|What is my ethnicity:||Serbian|
|Tint of my iris:||Enormous hazel green|
|My favourite drink:||Whisky|
|I like to listen:||Opera|
|Hobbies:||In my spare time I love doing puzzles|
Building admirably on the robust foundations laid by the first game, Arkham City managed to exceed the verve and scope of Arkham Asylum, emerging as a definite game of the year contender.
Ad — content continues below. Get the best of Den of Geek delivered right to your inbox! Yet we know that this demographic is a fallacy: a study showed the average age of US gamers is 37, of which female gamers make up 42 per cent.
This represents an increase of two per cent in the year alone. Source: The Entertainment Software Association — theesa.
However, developers of triple-A titles do still produce predominantly male-orientated software, which suggests one of two things: that the above statistics are misleading, or that female gamers enjoy playing as gruff grunts with arms the circumferences of bins just as much as their male counterparts.
Assuming it is the latter, female gamers must also contend with the perennial annoyance of an extraordinarily high percentage of female characters subscribing to the Nuts magazine idealised notion of physical appearance.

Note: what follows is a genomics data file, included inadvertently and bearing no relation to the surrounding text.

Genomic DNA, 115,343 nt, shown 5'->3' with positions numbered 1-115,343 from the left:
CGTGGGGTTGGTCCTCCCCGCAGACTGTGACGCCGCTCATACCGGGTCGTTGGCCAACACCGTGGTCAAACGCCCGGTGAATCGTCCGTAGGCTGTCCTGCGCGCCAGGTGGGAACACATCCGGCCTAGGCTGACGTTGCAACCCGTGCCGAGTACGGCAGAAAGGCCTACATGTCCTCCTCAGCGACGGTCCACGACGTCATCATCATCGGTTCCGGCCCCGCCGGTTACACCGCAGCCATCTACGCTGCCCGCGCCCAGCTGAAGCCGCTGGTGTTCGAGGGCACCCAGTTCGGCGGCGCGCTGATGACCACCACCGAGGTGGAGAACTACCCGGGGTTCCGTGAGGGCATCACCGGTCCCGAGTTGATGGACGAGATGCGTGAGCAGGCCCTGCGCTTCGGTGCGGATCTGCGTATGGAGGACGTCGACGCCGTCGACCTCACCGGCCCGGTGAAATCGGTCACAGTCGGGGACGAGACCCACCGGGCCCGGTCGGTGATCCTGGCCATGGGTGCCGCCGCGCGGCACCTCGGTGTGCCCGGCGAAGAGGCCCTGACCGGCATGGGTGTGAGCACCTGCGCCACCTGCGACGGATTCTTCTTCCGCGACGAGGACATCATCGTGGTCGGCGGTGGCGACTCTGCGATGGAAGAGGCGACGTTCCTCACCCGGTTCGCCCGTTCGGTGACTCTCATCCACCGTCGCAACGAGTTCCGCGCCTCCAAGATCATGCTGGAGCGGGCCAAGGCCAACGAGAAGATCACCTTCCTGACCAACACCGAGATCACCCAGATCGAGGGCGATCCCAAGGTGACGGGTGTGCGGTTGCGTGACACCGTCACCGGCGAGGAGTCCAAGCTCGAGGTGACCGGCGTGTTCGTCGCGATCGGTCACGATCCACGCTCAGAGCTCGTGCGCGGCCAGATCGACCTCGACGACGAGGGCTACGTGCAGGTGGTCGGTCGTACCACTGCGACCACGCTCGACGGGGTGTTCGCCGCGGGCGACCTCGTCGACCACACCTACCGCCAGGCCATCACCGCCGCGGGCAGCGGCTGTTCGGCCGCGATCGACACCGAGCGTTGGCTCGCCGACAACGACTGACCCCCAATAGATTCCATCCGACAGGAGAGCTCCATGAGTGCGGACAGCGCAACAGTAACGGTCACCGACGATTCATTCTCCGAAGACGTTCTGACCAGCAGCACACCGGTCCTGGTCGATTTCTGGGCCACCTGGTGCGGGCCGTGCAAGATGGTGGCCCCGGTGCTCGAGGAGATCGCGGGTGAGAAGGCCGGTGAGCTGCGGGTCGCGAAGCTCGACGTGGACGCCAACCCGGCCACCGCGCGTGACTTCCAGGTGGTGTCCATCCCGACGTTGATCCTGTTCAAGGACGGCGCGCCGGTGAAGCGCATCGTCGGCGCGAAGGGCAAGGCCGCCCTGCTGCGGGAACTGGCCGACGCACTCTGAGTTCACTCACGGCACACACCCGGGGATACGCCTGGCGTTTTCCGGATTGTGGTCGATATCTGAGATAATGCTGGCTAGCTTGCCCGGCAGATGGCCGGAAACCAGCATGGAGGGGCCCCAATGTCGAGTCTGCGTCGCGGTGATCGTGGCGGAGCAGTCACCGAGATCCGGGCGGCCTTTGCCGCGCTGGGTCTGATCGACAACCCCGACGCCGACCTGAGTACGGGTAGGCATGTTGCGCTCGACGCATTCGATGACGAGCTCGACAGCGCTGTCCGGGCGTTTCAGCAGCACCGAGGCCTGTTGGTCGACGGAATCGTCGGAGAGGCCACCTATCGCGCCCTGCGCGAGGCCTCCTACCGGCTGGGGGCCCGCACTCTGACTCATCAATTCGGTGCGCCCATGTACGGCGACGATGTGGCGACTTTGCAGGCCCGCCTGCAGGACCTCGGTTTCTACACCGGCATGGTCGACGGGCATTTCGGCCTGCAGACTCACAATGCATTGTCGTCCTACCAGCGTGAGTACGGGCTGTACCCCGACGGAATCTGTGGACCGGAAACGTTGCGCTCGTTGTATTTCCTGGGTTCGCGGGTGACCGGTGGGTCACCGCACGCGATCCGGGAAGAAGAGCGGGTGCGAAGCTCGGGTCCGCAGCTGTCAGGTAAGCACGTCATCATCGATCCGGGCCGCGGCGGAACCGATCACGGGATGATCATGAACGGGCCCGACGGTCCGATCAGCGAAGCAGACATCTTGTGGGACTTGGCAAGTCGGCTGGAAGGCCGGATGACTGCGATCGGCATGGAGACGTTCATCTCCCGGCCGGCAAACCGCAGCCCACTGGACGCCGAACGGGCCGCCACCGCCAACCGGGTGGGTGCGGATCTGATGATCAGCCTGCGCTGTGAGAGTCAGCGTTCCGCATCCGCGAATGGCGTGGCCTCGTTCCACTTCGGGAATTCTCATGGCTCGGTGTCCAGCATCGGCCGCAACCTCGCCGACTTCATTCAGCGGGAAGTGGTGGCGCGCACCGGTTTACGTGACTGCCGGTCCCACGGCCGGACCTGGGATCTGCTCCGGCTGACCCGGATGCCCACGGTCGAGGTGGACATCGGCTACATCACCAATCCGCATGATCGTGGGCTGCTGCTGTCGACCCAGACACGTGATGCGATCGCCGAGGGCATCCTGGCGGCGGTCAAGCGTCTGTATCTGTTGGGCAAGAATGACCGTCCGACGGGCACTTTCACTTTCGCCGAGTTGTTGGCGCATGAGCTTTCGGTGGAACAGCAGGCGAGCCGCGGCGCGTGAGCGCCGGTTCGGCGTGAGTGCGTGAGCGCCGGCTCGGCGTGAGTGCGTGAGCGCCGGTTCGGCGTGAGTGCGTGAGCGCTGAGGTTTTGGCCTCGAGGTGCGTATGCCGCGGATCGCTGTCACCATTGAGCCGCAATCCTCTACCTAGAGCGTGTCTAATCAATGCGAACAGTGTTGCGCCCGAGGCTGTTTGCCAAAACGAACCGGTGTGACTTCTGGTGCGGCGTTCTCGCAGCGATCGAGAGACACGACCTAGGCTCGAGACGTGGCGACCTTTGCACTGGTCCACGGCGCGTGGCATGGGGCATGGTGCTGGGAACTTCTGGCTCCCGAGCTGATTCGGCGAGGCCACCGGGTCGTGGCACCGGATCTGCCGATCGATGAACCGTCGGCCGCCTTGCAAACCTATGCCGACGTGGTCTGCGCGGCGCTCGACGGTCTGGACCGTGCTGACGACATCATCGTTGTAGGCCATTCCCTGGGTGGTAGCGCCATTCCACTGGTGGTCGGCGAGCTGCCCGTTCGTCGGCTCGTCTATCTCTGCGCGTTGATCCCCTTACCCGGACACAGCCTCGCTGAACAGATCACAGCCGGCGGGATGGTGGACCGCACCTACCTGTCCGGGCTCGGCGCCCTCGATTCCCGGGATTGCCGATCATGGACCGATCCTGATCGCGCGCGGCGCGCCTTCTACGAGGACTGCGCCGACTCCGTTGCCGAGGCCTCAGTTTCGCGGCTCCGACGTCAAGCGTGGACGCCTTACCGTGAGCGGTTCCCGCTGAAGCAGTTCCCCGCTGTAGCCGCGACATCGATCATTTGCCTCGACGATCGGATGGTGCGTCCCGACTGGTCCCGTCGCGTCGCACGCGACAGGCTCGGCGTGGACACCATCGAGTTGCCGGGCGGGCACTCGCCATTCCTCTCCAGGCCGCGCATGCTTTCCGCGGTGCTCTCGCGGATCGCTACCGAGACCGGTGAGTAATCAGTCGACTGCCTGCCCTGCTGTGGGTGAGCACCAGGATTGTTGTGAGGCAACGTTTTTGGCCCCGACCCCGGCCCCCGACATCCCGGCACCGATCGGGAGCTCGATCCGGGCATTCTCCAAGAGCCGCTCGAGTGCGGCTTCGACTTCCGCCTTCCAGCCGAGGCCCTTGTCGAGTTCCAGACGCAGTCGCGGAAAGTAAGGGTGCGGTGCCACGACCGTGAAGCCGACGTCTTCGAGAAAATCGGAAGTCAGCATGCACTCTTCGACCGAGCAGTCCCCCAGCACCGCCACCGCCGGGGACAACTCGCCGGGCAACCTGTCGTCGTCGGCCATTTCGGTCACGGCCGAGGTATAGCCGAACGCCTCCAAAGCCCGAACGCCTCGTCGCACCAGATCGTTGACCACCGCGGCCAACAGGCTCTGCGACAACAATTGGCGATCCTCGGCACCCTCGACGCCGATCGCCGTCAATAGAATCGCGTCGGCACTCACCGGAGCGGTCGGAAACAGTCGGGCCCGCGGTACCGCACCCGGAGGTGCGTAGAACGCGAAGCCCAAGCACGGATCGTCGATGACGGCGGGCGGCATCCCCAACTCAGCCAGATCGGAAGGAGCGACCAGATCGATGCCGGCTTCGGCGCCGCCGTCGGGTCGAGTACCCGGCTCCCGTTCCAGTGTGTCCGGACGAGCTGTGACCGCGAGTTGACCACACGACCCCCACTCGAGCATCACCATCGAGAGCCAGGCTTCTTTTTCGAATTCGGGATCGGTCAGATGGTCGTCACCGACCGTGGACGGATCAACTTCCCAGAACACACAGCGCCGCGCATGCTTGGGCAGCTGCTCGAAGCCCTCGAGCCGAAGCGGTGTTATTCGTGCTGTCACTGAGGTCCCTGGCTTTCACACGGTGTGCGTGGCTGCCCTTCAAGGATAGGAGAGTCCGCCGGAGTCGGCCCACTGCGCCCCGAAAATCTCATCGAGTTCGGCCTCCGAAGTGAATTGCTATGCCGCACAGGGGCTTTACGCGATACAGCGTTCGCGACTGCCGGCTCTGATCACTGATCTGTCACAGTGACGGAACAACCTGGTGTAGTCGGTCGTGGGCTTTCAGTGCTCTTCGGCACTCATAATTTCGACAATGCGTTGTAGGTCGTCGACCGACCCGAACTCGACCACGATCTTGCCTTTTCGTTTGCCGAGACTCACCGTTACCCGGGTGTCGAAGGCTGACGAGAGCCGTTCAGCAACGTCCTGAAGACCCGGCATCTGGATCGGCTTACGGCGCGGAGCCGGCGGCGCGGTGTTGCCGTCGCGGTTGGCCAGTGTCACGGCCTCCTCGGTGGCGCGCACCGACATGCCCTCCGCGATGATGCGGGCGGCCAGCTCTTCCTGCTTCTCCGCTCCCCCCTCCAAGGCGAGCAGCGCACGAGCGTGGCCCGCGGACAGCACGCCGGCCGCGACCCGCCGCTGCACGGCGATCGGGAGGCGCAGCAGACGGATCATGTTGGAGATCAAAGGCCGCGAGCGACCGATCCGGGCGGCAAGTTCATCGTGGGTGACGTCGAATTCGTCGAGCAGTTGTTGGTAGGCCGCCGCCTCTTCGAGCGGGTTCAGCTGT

Developers are surely more aware of this gender disparity than most, and if Rocksteady was aiming for a young male audience then surely the treatment of women within the product would have been carefully considered, besides the slapping of a 15 rating on the cover. This is an adult game with adult themes, yet it is set in a comic-book world, which is perhaps why some find its offhand misogyny unsettling.
The perceived problem with Arkham City is less to do with skimpy outfits or their relationship with or detractions from female equality than it is to do with the connotations of the way Catwoman is verbally addressed and blithely objectified. Which begs the question, was the treatment of Catwoman in Arkham City actually sexist, or has a fuss been kicked up over nothing? Have we reached a point where we can stop getting upsetover things like this, or does it represent a huge step backwards in a medium already in dire need of gender-representational progress?
We tried to make a very strong and very defined character. Yet the extent to which sex sells is not the issue here — the accusations against Arkham City concern more insidious intent. Is Arkham City guilty of sexism, or is this all just a big fuss over nothing?
Readers, we throw it over to you. You can read our review of Batman: Arkham City here.
Yet the complaints go deeper than this, and appear to have hit a nerve. So why include such potential sexism is the first place? our mailing list Get the best of Den of Geek delivered right to your inbox!
Share: Share on Facebook opens in a new tab Share on Twitter opens in a new tab Share on Linkedin opens in a new tab Share on opens in a new tab Comment: Comments count: 0. Written by Luke Holland.
from Luke Holland.